ASA Adjudication on Organix Brands Ltd
Organix Brands Ltd
120–122 Commercial Road
4 July 2012
Food and drink
Number of complaints:
A TV ad, for a brand of toddler food, showed a young child asking "What's that?" in various scenarios. In one scene a pack of the food was emptied out into a dish for the child to eat. The voice-over stated "Help your children grow up knowing what real food is. Completely new Organix Mighty Meals are the chunkiest toddler meals. Like proper grown-up food". The child fed himself a spoonful of the food, which included a whole meatball.
Three complainants, one of whom was a health visitor, challenged whether the ad was irresponsible because it showed a child spooning a whole meatball into his mouth, which they understood represented a choking hazard.
Organix Brands Ltd (Organix) said they had developed Mighty Meals for one- to three-year-olds partly in response to customer feedback which told them that parents wanted chunkier foods for toddlers. They considered that eating chunky food was a positive step for children of that age and provided a response from a dietitian and consultant nutritionist to that effect. The information from the dietitian stated that exposure to a range of foods with different textures and tastes from an early age can help to develop a child's oral muscles, which are needed for speech development, and encourage good eating habits which last into adulthood. The dietitian noted that lumpy foods were by their nature likely to require chewing but said they were a vital component of a healthy diet in children. She drew attention to NHS guidance suggesting that children from the age of 12 months should be fed family foods, chopped where necessary, and that parents should stay with children to lessen the risk of choking. Organix pointed out that the child in the ad was 2 1/2 years old, and therefore able to eat regular adult food which would contain lumps.
Organix stressed that they were aware of the issues surrounding food safety and applied a rigorous testing procedure to all new products to ensure they were safe for children. They accepted that chunky foods, including their meatballs, may be a choking hazard for some children but argued that they had taken appropriate steps to minimise the level of risk. They stated that the product in question had been specifically designed to be soft, non-slippery and easily broken down in the mouth, and that several kitchen and factory trials had been undertaken to achieve the correct texture and density. Organix provided a copy of an example safety assessment undertaken on the meatball meal during the development stage, which demonstrated that they had considered the potential risks and acted to ensure that the product and packaging were safe. They also said children grow at different rates and they ultimately considered parents to be the best judges of their child's eating behaviour and how best to feed him or her; for this reason they had included on-pack advice that parents may wish to cut up the meatballs to a size appropriate for their toddler. They stated that when filming the ad the boy's mother had been present at all times and had been given the option of cutting up the food. She had chosen to leave the meatballs whole and allow her child to explore the food himself, and was standing by his side as he ate.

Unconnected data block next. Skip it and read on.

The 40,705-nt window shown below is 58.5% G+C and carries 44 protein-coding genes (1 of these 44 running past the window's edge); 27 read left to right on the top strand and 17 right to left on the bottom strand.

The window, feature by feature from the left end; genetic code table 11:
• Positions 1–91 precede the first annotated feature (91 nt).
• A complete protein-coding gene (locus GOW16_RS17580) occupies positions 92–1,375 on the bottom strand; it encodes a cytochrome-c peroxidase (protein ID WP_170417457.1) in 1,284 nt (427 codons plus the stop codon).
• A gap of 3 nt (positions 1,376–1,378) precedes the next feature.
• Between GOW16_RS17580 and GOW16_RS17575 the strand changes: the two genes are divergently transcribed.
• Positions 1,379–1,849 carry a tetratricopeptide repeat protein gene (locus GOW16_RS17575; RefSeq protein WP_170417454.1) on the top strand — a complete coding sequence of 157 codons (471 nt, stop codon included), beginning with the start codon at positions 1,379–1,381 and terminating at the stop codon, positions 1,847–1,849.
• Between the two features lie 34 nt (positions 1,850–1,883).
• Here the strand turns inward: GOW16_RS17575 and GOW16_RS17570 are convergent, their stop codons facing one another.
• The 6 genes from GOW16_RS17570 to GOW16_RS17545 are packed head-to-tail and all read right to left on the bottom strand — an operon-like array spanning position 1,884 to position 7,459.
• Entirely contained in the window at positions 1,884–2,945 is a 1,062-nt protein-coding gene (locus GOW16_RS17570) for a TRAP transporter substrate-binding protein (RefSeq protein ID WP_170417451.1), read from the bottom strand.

Organix said one final concern when making the ad had been the need to ensure the portion size and chunkiness of the food were accurately represented to the consumer.
Clearcast responded that they had ensured every precaution possible was taken in order to show the child in the ad in a safe environment. They said they did not consider the meatball to be a hazard because it had been designed to be soft and easily chewed and because the mother of the child had chosen how to feed him and was present at all times. They had wanted the food shot to accurately convey the contents of a standard pack to ensure parents would not be misled by the product and felt it simply showed a child enjoying his food. Clearcast said they believed the relatively small number of complaints received about the ad reflected the fact it was not a problem.
The ASA noted the various tests conducted on the meatballs before the product was launched. Whilst we acknowledged that there would always be some level of risk in feeding non-pureed food to toddlers, we considered that Organix had taken adequate steps to minimise the danger at the product development stage. These included trialling multiple recipes to ensure the correct density and texture of the food, and adding safety notices to the packaging to indicate that parents may wish to cut up the meatballs before serving.
We noted the dietitian's view that all chunky foods presented some level of choking risk but that they should nevertheless be included in a young child's diet. We also noted that, provided parents were on hand to supervise mealtimes, this approach was in line with NHS guidance. We acknowledged that every child was different and accepted that parents would be the most appropriate judges of how to feed their toddler. We noted that the child shown in the ad was of an appropriate age to be eating the product, that his mother had been happy for him to explore new foods and that the ad showed she was nearby whilst he ate. Because we were satisfied that appropriate measures had been taken to minimise the level of risk, including ensuring that the child's mother was shown to be present, we concluded that the ad was not irresponsible.
We investigated the ad under BCAP Code rules 1.2 (Social responsibility), 4.1 and 4.4 (Harm and offence) and 5.2 and 5.3 (Children) but did not find it in breach.
No further action necessary.